Project Number: 3072-21000-008-000-D
Project Type: In-House Appropriated
Start Date: Mar 1, 2013
End Date: Feb 28, 2018
The long-term objective of this project is to provide wheat, barley, and sorghum producers with new pest resistant crops and technologies that will protect their crops from insect pests. Specifically, during the next five years we will focus on the following objectives. Objective 1: Identify new sources of resistance to aphids and other insects in wheat, barley, sorghum, and related species. Subobjective 1A. Evaluate available germplasm resources (national germplasm collections and accessible exotic resources) to identify new sources resistant to insect pests [Russian wheat aphid (RWA), greenbug (GB), and bird cherry-oat aphid (BCOA)] in wheat, barley, sorghum, and related species. Subobjective 1B. Define a visual rating scale for use in greenhouse screening of wheat and barley seedlings for identification of BCOA resistance. Subobjective 1C. Determine the field resistance of barley lines which exhibit a unique visual plant response to RWA feeding as seedlings in the greenhouse which is not clearly assigned to a resistance level by Webster's scale of 1 - 9. Objective 2: Characterize the mechanisms and genetics of new sources of aphid resistance in wheat, barley, and sorghum. Subobjective 2.A. Develop and evaluate genetic populations to determine the genetic control of host resistance to GB, RWA, and BCOA in barley. Subobjective 2.B. Develop and evaluate genetic populations to determine levels of genetic diversity of host resistance to GB, RWA, and BCOA in wheat, barley, and sorghum. Subobjective 2.C. Develop and identify molecular markers to facilitate identification of resistance QTLs and cloning of the resistance gene(s), and to aid selection of breeding lines through marker-assisted selection. Subobjective 2.D. Conduct functional genomics studies on host response to GB attack, leading to advanced understanding of the defense mechanisms in the hosts and discovery of genes and factors that affect host defense against insect pests (i.e., GB) in sorghum and related species. Objective 3: Develop improved germplasm of wheat, barley, and sorghum incorporating new sources of insect resistance and other desired traits into elite, adapted backgrounds for the United States. Subobjective 3.A. Develop high performance wheat, barley, and sorghum germplasm with enhanced resistance to GB, RWA, or BCOA, and release to the public. Subobjective 3.B. Develop genetically improved barley and sorghum cultivars and hybrids for use as feedstocks for bioethanol, animal feed, and forage-grazing potential under expanded growth conditions.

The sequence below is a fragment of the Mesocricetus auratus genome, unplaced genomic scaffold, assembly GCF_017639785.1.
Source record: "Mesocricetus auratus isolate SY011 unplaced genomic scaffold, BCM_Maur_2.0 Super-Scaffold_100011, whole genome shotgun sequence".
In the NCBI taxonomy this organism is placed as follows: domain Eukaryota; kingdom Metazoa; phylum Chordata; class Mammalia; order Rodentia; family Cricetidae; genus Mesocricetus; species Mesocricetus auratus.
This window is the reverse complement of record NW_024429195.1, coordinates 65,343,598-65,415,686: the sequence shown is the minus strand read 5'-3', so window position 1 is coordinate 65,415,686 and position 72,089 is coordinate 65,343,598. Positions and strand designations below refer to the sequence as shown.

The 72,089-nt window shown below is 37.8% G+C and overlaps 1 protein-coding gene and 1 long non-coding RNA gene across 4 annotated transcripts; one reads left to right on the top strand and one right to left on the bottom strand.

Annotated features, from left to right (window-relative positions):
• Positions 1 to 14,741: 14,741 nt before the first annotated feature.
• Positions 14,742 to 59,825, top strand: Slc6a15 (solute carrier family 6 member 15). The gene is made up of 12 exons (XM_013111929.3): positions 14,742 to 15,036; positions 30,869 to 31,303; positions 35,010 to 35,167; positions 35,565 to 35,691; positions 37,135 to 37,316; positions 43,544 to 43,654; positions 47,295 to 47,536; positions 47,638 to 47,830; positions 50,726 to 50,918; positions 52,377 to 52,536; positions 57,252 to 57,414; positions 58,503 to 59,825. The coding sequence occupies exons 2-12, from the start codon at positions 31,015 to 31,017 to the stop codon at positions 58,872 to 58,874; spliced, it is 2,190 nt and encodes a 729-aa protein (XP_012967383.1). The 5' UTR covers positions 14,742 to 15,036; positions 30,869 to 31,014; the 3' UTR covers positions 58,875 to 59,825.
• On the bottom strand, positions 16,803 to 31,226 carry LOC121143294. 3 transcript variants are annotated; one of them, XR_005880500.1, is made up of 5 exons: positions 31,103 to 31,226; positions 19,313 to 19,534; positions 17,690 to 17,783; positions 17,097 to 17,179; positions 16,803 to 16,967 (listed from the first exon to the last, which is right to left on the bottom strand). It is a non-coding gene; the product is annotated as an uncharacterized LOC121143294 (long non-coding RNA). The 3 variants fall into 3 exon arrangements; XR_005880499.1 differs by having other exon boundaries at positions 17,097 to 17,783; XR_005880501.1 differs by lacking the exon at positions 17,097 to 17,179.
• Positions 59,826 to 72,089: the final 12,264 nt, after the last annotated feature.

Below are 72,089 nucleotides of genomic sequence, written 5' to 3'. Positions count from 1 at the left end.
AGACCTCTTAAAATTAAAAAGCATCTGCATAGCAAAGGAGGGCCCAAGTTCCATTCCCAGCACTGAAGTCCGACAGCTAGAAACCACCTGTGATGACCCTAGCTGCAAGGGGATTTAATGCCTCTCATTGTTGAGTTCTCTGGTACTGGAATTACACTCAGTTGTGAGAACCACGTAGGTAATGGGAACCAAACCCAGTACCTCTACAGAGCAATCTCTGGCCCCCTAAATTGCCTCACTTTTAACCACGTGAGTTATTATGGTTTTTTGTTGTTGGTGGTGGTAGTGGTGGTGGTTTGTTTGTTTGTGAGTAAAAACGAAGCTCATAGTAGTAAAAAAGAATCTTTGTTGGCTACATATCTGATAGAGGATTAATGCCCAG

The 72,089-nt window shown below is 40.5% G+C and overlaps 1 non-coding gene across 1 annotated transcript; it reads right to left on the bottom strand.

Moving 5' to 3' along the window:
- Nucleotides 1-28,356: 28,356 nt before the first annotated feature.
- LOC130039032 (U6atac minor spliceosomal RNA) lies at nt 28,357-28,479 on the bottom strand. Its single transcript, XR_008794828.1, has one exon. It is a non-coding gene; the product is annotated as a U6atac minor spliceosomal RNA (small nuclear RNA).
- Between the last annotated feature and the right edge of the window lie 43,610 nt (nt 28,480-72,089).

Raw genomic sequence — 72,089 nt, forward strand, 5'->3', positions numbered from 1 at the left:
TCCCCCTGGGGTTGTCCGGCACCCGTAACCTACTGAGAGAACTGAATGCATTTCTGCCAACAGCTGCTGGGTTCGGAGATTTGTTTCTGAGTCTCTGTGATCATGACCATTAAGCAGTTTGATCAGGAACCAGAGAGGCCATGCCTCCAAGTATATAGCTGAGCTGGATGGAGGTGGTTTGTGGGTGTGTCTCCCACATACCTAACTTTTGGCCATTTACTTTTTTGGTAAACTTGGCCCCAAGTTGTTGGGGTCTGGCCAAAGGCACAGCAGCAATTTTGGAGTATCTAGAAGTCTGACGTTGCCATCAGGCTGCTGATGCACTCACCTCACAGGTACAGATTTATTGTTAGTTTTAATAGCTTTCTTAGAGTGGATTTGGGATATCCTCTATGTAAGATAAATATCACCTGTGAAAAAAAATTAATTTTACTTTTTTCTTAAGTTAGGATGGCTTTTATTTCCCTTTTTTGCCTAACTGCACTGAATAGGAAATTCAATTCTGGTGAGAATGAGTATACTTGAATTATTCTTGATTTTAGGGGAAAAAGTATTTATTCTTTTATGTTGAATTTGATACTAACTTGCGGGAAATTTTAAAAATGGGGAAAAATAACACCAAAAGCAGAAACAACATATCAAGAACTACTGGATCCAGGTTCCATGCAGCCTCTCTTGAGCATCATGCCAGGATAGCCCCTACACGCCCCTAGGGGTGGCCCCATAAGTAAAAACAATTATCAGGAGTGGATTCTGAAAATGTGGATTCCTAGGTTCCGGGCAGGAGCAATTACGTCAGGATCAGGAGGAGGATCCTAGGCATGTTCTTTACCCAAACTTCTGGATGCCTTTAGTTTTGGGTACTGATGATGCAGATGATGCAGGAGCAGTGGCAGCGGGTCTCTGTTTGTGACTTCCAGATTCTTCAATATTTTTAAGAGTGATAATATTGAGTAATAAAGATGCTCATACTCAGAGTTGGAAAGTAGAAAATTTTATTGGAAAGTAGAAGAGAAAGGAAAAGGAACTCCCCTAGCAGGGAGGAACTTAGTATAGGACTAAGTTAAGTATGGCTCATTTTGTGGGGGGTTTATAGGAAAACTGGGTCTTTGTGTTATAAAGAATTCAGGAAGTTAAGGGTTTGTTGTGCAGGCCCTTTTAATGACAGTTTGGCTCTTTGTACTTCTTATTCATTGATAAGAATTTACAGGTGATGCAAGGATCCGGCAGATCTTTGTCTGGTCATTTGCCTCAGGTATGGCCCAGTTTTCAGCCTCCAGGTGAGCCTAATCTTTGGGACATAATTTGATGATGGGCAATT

The long-term goal of this project is to provide wheat, barley, and sorghum producers with new pest resistant crops and technologies that will protect their crops from insect pests. To accomplish the research objectives, the project will search available germplasm collections to find new, effective sources of resistance to virulent aphid pests, including Russian wheat aphid (RWA), greenbug (GB), and bird cherry-oat aphid (BCOA). The genetic diversity and genetic control of resistance in these crops will be characterized using genetic and genomic approaches, leading to advanced understanding of the defense mechanisms in the hosts and discovery of genes and factors that regulate host defense against insect pests. The identified resistance genes will be transferred into elite, adapted genetic backgrounds. Plant genotyping will be conducted to map aphid resistance genes to the crop chromosomes and to develop molecular markers for marker-assisted selection to facilitate the breeding process. The research team of the project will work closely with collaborating plant breeding programs to obtain elite breeding lines to use as parents in backcrossing procedures to transfer aphid resistance and other value-added (e.g., enhanced ethanol production) traits. The genetically improved germplasm will be field-tested for agronomic and quality performance prior to release. The project will provide testing and selecting support to assure these desirable genes move through the various breeding programs on their way to the producers via cultivar and hybrid releases.